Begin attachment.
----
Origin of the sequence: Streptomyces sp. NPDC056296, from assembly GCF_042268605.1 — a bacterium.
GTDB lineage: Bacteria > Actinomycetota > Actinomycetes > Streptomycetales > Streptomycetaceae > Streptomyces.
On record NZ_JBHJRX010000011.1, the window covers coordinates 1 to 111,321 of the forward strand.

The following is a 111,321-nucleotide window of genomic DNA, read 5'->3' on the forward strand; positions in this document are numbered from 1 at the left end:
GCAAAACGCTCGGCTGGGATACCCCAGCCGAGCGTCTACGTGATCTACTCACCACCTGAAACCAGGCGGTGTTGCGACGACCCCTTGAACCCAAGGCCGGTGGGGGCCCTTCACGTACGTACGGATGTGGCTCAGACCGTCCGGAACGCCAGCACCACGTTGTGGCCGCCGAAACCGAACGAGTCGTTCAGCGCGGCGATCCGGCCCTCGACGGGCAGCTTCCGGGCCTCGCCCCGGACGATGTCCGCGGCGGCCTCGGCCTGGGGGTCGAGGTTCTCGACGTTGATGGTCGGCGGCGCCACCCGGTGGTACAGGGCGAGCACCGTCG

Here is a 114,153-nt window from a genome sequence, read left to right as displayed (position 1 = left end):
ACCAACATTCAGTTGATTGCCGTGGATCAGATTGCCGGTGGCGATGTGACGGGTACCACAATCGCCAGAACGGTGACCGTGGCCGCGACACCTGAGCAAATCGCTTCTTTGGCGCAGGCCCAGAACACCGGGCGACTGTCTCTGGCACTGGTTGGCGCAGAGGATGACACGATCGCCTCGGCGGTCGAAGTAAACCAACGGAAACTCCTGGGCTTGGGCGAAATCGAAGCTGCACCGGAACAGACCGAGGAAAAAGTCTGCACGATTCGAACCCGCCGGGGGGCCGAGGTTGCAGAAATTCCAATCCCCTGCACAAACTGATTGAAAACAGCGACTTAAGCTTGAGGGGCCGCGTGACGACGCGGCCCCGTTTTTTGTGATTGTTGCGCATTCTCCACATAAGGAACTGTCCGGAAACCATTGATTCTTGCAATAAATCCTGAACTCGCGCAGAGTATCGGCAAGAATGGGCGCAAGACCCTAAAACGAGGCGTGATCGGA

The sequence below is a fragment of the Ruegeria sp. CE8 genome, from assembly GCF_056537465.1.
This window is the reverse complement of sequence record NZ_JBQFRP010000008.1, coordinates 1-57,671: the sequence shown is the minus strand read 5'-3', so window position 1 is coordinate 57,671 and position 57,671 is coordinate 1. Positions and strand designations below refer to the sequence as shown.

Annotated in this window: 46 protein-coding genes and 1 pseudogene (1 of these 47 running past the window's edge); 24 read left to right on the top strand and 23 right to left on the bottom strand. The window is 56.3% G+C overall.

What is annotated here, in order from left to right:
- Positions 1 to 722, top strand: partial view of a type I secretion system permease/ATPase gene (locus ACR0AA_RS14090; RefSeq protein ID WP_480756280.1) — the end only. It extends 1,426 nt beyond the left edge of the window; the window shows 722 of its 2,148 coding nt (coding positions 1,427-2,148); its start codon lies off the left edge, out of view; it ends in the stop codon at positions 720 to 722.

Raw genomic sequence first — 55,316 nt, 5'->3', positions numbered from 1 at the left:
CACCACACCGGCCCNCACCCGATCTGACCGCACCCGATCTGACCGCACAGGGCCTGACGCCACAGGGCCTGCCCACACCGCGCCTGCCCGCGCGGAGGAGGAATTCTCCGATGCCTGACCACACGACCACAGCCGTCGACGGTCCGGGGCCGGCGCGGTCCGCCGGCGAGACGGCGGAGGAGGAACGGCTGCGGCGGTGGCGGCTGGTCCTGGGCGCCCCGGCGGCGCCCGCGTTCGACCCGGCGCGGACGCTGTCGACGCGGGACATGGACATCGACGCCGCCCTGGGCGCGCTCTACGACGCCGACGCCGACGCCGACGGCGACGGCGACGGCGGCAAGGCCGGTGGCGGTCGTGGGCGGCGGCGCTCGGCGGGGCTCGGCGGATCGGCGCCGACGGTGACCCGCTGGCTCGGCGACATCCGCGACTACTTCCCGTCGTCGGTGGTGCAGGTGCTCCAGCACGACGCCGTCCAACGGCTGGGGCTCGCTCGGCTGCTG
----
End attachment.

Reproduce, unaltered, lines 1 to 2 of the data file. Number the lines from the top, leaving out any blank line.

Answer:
Origin of the sequence: Streptomyces sp. NPDC056296, from assembly GCF_042268605.1 — a bacterium.
GTDB lineage: Bacteria > Actinomycetota > Actinomycetes > Streptomycetales > Streptomycetaceae > Streptomyces.